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Friday, October 31, 2014

Dinosaur Eating Habits

Size comparison between the carnosaurian thero...
Size comparison between the carnosaurian theropod dinosaur Allosaurus and a human (Photo credit: Wikipedia)
Model of allosaurus in Bałtow, Poland
Model of allosaurus in Bałtow, Poland (Photo credit: Wikipedia)
English: Allosaurus
English: Allosaurus (Photo credit: Wikipedia)

Allosaurus, a smaller cousin of Tyrannosaurus rex, was a dexterous hunter that tugged at prey like a modern-day falcon, showing far more refined table manners than T. rex, researchers are reporting.

“While T. rex was like an angry gorilla with an ice pick, Allosaurus was like a surgeon with a scalpel,” said Eric Snively, a mechanical engineer at Ohio University and an author of a new study on the smaller dinosaur, published in the journal Palaeontologia Electronica, based on 150-million-year-old bones. Using a CT scanner and a method called multibody dynamics, developed originally for robotics, the researchers modeled Allosaurus’s neck and jaw muscles and simulated its muscle movement.

“The skull is loaded with scars where muscles attach, and we were able to reconstruct the dinosaur by making comparison to modern day birds,” said another author, Lawrence M.Witmer, a paleontologist at Ohio.

Though more than six meters long and twice as heavy as a polar bear, Allosaurus probably drove its teeth downward into its prey. Like such small falcons as the American kestrel, it held its head steady and then pulled flesh up; T.rex, by contrast, used more of a side-to-side thrashing action.

Taken from TODAY Saturday Edition, June 15, 2013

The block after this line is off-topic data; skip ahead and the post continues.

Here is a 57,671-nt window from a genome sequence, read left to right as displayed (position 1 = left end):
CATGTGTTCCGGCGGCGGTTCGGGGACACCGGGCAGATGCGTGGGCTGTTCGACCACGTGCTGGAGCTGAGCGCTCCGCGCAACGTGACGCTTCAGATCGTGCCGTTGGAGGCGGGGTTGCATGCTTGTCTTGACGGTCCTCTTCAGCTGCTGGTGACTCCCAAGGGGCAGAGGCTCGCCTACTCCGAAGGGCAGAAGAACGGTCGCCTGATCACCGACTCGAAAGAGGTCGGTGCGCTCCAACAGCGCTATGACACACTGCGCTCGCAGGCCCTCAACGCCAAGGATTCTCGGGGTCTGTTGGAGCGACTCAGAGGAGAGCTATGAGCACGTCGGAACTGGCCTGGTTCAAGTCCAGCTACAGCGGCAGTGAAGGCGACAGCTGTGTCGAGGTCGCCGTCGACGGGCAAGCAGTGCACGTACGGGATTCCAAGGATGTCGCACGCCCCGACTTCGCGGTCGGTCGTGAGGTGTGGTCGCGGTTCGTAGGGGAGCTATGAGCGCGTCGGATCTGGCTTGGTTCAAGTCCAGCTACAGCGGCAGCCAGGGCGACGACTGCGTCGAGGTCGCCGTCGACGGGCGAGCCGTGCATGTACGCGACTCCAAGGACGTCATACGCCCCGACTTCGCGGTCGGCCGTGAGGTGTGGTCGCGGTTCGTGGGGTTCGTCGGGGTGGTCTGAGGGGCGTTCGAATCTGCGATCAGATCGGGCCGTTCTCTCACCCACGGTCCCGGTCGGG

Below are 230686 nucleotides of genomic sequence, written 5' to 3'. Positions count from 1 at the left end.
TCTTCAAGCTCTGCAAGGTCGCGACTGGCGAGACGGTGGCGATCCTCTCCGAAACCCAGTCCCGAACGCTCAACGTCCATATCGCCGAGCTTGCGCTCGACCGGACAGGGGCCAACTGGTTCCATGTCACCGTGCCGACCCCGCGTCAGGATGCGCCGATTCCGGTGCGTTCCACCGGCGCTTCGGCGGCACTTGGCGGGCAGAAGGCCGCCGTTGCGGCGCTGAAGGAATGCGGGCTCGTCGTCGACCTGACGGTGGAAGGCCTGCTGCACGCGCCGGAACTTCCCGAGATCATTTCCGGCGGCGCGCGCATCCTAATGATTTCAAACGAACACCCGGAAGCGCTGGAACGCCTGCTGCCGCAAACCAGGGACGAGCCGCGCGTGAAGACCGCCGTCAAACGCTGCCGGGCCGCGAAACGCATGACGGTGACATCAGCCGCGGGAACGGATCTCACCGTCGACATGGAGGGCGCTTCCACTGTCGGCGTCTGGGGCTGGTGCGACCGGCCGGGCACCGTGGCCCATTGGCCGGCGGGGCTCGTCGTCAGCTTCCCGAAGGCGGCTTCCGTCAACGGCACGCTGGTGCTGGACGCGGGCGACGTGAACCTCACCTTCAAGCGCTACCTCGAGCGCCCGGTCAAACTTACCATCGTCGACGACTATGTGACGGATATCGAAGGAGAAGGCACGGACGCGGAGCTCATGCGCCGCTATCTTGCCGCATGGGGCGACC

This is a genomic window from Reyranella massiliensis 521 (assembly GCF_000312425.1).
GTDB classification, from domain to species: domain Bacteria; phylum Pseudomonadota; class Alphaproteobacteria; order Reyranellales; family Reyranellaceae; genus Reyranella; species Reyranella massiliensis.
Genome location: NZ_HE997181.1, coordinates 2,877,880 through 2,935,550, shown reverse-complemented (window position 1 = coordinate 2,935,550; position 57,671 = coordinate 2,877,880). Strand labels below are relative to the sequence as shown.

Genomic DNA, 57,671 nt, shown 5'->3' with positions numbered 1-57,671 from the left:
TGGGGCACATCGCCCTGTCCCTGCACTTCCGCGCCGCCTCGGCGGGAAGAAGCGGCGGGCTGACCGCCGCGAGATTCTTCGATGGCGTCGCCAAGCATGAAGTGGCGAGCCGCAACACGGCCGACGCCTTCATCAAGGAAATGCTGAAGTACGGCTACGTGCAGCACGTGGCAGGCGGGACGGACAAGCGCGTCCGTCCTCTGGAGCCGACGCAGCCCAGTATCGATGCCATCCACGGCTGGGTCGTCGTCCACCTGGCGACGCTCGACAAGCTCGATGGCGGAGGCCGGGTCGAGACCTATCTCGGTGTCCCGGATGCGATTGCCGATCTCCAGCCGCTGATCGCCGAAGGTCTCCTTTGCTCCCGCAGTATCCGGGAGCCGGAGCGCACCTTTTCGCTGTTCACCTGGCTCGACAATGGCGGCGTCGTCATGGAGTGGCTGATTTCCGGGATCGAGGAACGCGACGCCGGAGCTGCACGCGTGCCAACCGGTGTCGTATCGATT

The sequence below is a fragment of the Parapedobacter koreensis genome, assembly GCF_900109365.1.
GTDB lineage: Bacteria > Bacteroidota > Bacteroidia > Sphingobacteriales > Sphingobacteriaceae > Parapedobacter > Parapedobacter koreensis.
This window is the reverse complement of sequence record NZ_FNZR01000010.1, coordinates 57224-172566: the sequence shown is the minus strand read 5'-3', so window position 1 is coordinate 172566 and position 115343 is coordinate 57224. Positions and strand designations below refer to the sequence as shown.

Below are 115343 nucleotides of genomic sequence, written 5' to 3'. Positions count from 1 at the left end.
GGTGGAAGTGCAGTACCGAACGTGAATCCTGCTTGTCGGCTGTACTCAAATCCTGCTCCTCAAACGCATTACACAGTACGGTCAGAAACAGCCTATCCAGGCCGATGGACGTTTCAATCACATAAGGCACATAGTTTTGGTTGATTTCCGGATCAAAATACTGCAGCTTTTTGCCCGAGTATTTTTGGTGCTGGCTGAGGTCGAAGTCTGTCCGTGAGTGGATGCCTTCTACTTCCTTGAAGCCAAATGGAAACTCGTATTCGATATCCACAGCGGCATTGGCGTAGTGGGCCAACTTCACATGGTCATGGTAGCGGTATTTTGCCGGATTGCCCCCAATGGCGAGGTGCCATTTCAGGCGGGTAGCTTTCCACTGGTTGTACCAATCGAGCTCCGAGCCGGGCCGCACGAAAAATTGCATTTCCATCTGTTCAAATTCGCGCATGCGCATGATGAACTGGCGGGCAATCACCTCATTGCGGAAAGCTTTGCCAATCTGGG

Keeping Babies Warm

Jaap Vermeulen, Jacoplane in a Neonatal intens...
Jaap Vermeulen, Jacoplane in a Neonatal intensive care unit (Photo credit: Wikipedia)
English: A new mother holds her baby who was b...
English: A new mother holds her baby who was born 10 weeks premature at Kapiolani Medical Center in Honolulu, Hawaii (Photo credit: Wikipedia)

In the United States, some very premature babies are swaddled in sterile plastic wrap to keep to their body temperature from dropping dangerously. Now a study of newborns in Zambia suggests that the technique can be duplicated cheaply and effectively in poorer countries – using simple plastic bags.

“These are regular plastic bags, similar to grocery bags,” said an author of the study, Dr. Waldemar A. Carlo, a neonatal care specialist at the University of Alabama at Birmingham.

The skin of premature babies is very thin, and water evaporates quickly through it, sometimes leading to life-threatening heat loss, especially in a poor country where heat in neonatal wards can be unsteady.

In a hospital in Lusaka, Zambia, babies were placed on their mothers’ chests right after birth in typical “kangaroo care,” he said. But kangaroo care is not always enough to warm a child, and when babies were taken to be weighed or observed or because the mother fell asleep or needed medical treatment, putting them in a plastic bag before wrapping them in a blanket did a better job of keeping them warm than a blanket alone.

Taken from TODAY Saturday Edition, June 15, 2013